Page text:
The Minister for Finance, Michael Noonan, has said Ireland would "get its share" of companies leaving the City of London as a result of Brexit. 

"We have reason to be optimistic that we'll get an influx of serious companies into Ireland, principally into Dublin," Mr Noonan said.

Speaking at the World Economic Forum in Davos, Mr Noonan said the Central Bank has had "over 100 separate" enquiries from financial services companies in the City of London about a potential relocation to Ireland as a result of Britain leaving the EU.

Asked if Ireland was in danger of losing out to rival financial centres such as Paris and Frankfurt, Mr Noonan said: "We'll get our share".

"There's no doubt at all that there are many very serious financial services companies committed to coming to Dublin. It depends on where the Brexit negotiations are trending. But I don't think they'll wait till the end of the negotiations," the Minister stated. 

However, Mr Noonan said Ireland was not being "predatory" in seeking foreign direct investment from the London-based financial services centre.

He said the "pipeline" for FDI was "very strong." 

City of London firms were making contingency planning, and the Central Bank, which will have regulatory oversight function of any newcomers, had been hiring extra staff, he said. 

The minister said that Amsterdam, rather than Paris, would be Dublin's main competitor for capturing financial services companies.

"People in the City of London tell me they'll be looking at Dublin, Amsterdam and on a lot of people's weighing scales, they weigh about equally," he said. 

Some companies, he said, were "risk averse" and would be moving parts of their operations anyway, even if the Brexit negotiations outcome was not necessarily adverse. 

"We're not predatory in our approach, but we're facilitating all companies that ask us questions," he added. 

"People in the City of London tell me they'll be looking at Dublin, Amsterdam and on a lot of people's weighing scales, they weigh about equally," he said. 

Some companies, he said, were "risk averse" and would be moving parts of their operations anyway, even if the Brexit negotiations outcome was not necessarily adverse. 

"We're not predatory in our approach, but we're facilitating all companies that ask us questions," he added. 

UK Brexit plans unlikely to lead to physical border on island of Ireland - Noonan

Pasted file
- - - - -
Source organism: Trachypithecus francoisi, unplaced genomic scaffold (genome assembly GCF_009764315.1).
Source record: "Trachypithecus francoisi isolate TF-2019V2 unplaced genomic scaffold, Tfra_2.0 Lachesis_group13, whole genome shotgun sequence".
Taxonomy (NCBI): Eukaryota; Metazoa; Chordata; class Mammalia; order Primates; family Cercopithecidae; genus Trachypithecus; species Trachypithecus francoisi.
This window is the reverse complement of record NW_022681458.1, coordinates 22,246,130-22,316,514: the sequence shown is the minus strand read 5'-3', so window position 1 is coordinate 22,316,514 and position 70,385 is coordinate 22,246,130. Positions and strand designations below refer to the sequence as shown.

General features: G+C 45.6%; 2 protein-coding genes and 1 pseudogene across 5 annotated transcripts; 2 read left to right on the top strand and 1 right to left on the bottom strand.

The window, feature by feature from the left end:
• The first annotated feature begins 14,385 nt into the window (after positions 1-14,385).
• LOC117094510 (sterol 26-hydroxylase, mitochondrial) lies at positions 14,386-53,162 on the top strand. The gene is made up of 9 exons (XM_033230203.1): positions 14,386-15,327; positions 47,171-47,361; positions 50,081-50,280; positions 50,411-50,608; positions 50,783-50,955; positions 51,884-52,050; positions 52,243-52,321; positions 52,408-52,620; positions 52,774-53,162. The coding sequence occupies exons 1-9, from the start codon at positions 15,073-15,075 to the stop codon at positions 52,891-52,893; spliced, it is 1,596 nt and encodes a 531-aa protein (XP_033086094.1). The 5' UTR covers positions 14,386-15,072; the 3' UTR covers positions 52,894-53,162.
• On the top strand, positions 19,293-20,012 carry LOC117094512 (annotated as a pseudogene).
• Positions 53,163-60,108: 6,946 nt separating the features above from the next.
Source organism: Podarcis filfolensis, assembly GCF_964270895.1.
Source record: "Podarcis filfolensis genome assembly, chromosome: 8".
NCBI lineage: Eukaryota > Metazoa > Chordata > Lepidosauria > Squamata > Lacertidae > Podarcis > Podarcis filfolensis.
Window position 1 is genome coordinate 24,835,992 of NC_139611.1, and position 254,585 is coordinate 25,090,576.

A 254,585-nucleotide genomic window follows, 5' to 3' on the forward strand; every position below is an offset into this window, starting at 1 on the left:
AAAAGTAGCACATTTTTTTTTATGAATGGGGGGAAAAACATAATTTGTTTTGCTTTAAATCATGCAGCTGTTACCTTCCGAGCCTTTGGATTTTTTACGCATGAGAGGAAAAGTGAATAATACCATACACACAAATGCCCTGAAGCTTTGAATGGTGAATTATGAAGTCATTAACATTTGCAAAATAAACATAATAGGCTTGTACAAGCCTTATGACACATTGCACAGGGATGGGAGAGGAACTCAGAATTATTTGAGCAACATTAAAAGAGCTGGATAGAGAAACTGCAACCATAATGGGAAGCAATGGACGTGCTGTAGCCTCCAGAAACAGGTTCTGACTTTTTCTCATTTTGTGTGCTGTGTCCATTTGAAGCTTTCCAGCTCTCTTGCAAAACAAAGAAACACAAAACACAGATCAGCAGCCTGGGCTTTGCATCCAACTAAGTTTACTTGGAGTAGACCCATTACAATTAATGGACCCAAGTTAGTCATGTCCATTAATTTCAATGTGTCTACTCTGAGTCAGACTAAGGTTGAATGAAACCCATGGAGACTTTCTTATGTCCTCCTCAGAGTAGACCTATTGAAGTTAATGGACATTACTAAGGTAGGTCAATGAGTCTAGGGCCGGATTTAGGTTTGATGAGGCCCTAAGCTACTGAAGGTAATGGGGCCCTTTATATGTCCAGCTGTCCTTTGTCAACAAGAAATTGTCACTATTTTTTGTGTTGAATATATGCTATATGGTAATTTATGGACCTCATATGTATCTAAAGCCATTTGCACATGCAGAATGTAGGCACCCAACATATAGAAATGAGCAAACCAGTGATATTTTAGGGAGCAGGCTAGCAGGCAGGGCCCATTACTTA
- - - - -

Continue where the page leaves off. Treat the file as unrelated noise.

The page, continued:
Earlier, Mr Noonan said that the British Prime Minister's Brexit plans are unlikely to lead to the re-establishment of a physical border or customs controls on the island of Ireland.

Mr Noonan made his comments in an interview with Reuters on the sidelines of the World Economic Forum in Davos today.

Theresa May said this week that Britain would not remain a full member of the European Union's customs union, potentially meaning a tighter border between Northern Ireland and the Republic.

But Ms May has pledged to find a practical solution to preserving a common travel area between Britain and Ireland that predates their EU membership, while also limiting immigration.

Asked if this would make customs controls likely along a border that 30,000 people cross each day to go to work, Mr Noonan told Reuters: "I don't think so and it's far too early to say." 

"If you look at Ms May's speech, she committed to the free travel area (between Ireland and the UK). She wasn't as strong on what she would like from the customs union; she said it might be associate membership," Mr Noonan said. 

"In other words, she opened up a negotiating space around the customs union and it is where that lands that will decide whether goods have to be checked on the border. But a lot of this can be done electronically now and it wouldn't necessarily mean a hard border," he added.

The Irish economy is widely considered at being most at risk from the departure of its key trading partner, but Mr Noonan said trade data suggested there was no immediate impact and he expected an economic growth rate of "around 3.5%" to continue into the early 2020s. 

In its most recent forecasts in October, the Finance Department said that gross domestic product (GDP) growth of 3.5% predicted for this year would slow to 2.8% by 2020 and 2.6% in 2021. 

Mr Noonan, who along with Taoiseach Enda Kenny is meeting senior executives in Davos to explore potential investment into Ireland, said Dublin had received around 100 "hard enquiries" from financial firms considering moving operations post-Brexit.

He said he was not concerned that President-elect Donald Trump could attack US companies that continue to invest in Ireland and that there was no clear evidence of firms putting off investment while they await details of Trump's tax plans.

"There's a very strong pipeline of American investors coming into Ireland... now whether hidden in the statistics there are companies that are holding back slightly, I wouldn't know yet," the Minister added.